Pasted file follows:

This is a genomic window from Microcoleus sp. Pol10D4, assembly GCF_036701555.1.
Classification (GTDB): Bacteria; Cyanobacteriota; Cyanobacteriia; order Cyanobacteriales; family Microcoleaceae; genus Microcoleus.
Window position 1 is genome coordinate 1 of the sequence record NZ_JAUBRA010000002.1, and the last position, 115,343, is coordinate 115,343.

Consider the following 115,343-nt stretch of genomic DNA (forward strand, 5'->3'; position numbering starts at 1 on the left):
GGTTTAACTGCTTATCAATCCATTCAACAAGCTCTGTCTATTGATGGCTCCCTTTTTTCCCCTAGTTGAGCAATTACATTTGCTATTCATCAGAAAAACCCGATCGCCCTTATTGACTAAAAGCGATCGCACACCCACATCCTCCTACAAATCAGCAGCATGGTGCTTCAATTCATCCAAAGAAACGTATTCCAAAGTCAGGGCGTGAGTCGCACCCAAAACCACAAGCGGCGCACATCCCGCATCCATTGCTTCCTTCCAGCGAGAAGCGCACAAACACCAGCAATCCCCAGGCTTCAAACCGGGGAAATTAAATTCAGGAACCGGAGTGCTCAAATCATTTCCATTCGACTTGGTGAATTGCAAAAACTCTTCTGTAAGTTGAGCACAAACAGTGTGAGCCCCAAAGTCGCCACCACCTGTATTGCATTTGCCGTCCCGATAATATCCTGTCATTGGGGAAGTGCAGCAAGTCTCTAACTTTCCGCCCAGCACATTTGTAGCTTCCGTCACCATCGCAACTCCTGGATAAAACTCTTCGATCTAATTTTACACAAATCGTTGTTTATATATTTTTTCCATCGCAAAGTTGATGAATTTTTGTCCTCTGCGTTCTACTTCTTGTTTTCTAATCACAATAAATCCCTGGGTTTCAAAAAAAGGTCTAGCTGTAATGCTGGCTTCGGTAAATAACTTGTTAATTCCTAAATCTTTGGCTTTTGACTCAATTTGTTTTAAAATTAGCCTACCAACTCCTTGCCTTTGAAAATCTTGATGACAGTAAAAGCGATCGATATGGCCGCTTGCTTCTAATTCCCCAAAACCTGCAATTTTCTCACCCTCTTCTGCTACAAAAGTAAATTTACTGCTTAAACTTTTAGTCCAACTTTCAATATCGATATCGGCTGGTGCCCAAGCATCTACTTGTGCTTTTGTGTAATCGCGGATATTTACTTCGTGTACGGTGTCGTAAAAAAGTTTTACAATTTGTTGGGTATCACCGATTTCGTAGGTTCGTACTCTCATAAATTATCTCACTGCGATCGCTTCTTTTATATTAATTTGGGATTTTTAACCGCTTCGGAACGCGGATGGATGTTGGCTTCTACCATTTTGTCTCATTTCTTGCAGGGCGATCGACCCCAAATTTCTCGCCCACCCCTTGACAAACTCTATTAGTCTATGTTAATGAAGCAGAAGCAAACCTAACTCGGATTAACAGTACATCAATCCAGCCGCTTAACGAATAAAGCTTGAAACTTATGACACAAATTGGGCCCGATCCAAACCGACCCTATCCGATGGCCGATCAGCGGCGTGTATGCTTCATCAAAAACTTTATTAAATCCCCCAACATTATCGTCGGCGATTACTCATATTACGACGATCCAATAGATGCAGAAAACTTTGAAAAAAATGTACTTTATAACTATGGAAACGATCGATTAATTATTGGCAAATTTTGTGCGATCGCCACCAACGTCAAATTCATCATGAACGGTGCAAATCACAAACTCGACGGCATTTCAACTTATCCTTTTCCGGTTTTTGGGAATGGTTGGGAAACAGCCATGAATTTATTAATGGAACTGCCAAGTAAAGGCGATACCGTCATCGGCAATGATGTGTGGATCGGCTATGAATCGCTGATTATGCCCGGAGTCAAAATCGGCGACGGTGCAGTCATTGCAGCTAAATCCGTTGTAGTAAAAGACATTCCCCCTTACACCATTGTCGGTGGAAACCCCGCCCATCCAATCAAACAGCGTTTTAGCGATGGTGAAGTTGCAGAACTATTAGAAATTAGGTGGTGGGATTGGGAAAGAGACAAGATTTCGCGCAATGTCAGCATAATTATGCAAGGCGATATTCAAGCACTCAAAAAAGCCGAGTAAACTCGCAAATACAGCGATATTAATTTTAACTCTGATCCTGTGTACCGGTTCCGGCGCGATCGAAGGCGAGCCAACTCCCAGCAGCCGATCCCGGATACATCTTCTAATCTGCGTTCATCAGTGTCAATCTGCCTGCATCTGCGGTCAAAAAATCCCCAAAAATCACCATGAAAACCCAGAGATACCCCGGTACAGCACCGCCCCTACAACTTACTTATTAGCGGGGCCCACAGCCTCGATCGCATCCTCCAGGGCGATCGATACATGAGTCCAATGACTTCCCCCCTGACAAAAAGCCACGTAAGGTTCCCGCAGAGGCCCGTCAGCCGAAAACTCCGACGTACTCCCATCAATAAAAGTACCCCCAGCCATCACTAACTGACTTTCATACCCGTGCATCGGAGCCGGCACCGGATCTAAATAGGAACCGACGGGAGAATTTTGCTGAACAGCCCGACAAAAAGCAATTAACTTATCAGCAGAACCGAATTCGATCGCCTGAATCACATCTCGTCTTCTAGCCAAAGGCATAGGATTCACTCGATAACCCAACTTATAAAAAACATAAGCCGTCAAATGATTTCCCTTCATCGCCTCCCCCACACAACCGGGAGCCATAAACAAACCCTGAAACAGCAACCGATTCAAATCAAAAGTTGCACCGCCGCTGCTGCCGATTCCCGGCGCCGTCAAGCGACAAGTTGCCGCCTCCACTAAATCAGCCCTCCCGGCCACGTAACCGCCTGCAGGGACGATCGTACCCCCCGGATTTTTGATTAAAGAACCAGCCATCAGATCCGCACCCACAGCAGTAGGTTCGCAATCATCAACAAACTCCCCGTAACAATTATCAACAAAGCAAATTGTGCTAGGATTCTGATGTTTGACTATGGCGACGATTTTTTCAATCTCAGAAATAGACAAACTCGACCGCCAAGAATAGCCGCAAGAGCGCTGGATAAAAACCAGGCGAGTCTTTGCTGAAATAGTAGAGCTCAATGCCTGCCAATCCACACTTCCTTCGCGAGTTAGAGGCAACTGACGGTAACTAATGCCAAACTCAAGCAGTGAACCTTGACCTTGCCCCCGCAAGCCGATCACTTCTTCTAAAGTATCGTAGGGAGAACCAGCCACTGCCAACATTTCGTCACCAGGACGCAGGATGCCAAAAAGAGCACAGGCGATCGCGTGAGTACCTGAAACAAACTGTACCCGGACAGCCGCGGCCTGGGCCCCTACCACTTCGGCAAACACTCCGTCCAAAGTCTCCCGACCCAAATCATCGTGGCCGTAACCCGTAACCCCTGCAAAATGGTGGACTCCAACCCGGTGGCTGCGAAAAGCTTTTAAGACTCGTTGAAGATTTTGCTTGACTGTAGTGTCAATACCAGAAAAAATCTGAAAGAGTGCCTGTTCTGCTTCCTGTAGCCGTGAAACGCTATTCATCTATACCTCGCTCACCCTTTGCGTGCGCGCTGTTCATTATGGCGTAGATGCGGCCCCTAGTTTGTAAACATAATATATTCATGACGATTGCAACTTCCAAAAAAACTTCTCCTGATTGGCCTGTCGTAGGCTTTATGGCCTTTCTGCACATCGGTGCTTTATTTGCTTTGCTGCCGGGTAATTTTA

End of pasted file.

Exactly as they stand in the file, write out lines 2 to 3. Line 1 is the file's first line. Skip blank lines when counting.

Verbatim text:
Classification (GTDB): Bacteria; Cyanobacteriota; Cyanobacteriia; order Cyanobacteriales; family Microcoleaceae; genus Microcoleus.
Window position 1 is genome coordinate 1 of the sequence record NZ_JAUBRA010000002.1, and the last position, 115,343, is coordinate 115,343.